The overwhelming majority of college women — 93% — engage in “fat talk.” You know, in the “Ugh, I feel so fat in these jeans” vein of griping. Many women say they think fat talking with their friends makes them feel better about their bodies, but a new study suggests the opposite may be true.
For the new paper [PDF], published in the Psychology of Women Quarterly, researchers at University of Wisconsin-Madison and Northwestern University surveyed 186 undergraduate women about whether and how often they participated in fat talk. Researchers measured the participants’ level of dissatisfaction with their own bodies and how strongly they agreed with the model-thin body ideal perpetuated by the media. Self-reports of height and weight were used to calculate the participants’ BMI (a measure of overweight and obesity).
The researchers found that nearly all women engaged in fat talk with their friends, and that about a third of them did so frequently — regardless of whether they were actually overweight or not. Why? Mostly, women complained to their friends about feeling fat or bloated, or about feeling guilty for not going to the gym or eating too much. For many, it was a way to reassure or to be reassured that in fact they weren’t fat at all. (More on Time.com: Global Spread: More People Think ‘Fat People Are Lazy’)
As part of the experiment, researchers asked women to write down how a typical fat-talk session might unfold. Here’s an example, between two women who are not overweight:
Friend 1: “Ugh, I feel so fat.”
Friend 2: “OMG. Are you serious? You are NOT fat.”
Friend 1: “Yes I am, look at my thighs.”
Friend 2: “Look at MY thighs.”
Friend 1: “Oh, come on. You’re a stick.”
Friend 2: “So are you.”
Sound familiar? “The predictable back-and-forth argument between two women where each denies that the other is fat was the most typical content of fat talk conversations,” the authors write. When asked how they felt about fat talk, the majority of women indicated that it made them feel better about themselves — that “it helps to know that I’m not the only one who feels bad about my body.”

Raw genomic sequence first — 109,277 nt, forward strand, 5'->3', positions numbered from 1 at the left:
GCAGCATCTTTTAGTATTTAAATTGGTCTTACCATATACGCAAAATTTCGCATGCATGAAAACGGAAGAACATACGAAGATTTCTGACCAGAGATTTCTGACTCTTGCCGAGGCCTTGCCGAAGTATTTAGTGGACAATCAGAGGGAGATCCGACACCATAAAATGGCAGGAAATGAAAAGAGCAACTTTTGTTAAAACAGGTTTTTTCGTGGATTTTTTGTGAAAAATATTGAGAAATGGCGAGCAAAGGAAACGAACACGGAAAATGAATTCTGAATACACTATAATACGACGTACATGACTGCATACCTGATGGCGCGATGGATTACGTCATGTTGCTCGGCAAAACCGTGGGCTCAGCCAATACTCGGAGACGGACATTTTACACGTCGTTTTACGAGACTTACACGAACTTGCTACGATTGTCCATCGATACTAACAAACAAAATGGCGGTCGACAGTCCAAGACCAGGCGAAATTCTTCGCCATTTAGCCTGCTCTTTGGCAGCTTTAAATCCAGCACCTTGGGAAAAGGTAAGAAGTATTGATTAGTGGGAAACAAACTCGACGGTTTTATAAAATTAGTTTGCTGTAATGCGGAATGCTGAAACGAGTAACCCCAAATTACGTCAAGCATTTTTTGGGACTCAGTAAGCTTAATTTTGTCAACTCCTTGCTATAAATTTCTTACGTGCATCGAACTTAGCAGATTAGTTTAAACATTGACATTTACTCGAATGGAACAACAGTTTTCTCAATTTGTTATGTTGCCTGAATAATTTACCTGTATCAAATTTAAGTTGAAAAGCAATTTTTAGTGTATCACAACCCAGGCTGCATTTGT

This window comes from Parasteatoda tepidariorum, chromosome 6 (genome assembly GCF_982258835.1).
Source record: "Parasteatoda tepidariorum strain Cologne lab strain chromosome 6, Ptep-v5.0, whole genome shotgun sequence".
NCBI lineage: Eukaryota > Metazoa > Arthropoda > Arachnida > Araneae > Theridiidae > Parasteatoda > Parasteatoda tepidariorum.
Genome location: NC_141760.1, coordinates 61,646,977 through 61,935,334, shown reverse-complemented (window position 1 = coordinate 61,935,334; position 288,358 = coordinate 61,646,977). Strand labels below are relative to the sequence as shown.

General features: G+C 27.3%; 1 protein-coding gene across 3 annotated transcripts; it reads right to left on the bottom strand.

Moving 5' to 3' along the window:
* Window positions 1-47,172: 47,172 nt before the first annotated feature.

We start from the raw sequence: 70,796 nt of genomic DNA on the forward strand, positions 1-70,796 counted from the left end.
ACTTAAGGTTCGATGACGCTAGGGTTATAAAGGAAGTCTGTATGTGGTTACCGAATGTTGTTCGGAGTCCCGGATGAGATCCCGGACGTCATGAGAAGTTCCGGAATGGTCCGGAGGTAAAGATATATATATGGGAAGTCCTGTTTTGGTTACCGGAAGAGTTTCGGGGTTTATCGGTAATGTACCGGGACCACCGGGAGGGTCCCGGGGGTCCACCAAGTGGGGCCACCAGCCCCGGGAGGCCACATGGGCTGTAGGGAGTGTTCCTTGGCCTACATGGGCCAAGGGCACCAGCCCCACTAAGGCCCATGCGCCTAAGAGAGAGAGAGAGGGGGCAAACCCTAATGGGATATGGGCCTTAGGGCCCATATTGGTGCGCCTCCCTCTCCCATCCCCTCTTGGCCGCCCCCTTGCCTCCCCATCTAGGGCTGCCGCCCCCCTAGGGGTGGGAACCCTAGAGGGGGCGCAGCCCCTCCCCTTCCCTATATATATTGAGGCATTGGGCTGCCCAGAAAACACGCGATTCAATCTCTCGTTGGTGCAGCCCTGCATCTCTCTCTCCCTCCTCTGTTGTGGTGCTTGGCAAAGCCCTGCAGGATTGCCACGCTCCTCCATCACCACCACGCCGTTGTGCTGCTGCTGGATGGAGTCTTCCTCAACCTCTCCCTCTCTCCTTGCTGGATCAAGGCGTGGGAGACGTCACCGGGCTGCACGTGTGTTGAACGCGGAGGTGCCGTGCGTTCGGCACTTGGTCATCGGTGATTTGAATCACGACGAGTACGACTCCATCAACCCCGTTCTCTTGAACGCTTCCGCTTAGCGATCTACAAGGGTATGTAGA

Yet the study showed that women who complained about their weight more often — even if they were thin — were more likely to have greater dissatisfaction with their bodies. They were also more likely to buy into the media’s thin ideal. Of course, it could be that it isn’t fat talk that makes women feel worse; rather, it’s that people who feel badly about their bodies to start are simply more likely to complain about them. (More on Time.com: Study: How Well Do You Know Your Best Friend?)
Still, the habit doesn’t appear to help women improve self-esteem or change their underlying attitudes about body weight. The authors write:
Although social support and empathy are usually viewed as psychologically healthy constructs, constant reminders that one’s normal-weight or underweight friends also feel fat may not be helpful in the long run. Such fat talk simply serves to reinforce the thin body ideal and the notion that disliking one’s body is normative for women. Women come to expect this type of talk from their peers and likely feel pressured to engage in it.
Indeed, the researchers found, despite the fact that so many women used fat talk to seek reassurance from friends, “several women in our sample remarked … that they do not believe their friends when the friends tell them that they are not fat.”
If there’s any upside to women’s constant kvetching about weight, it’s that it could help some of them actually get in better shape. “Nearly a quarter of participants indicated that fat talk discussions would lead to plans between the two friends to support each other with a specific weight-loss strategy (e.g., going to the gym together or planning a diet together),” the researchers write. Whether they follow through with those plans, however, is another matter (past research suggests it’s unlikely). (More on Time.com: The Cranky Dieter Explained: How Self-Control Makes You Angry)
Our advice is, if you’re going to talk fat, put your money where your mouth is.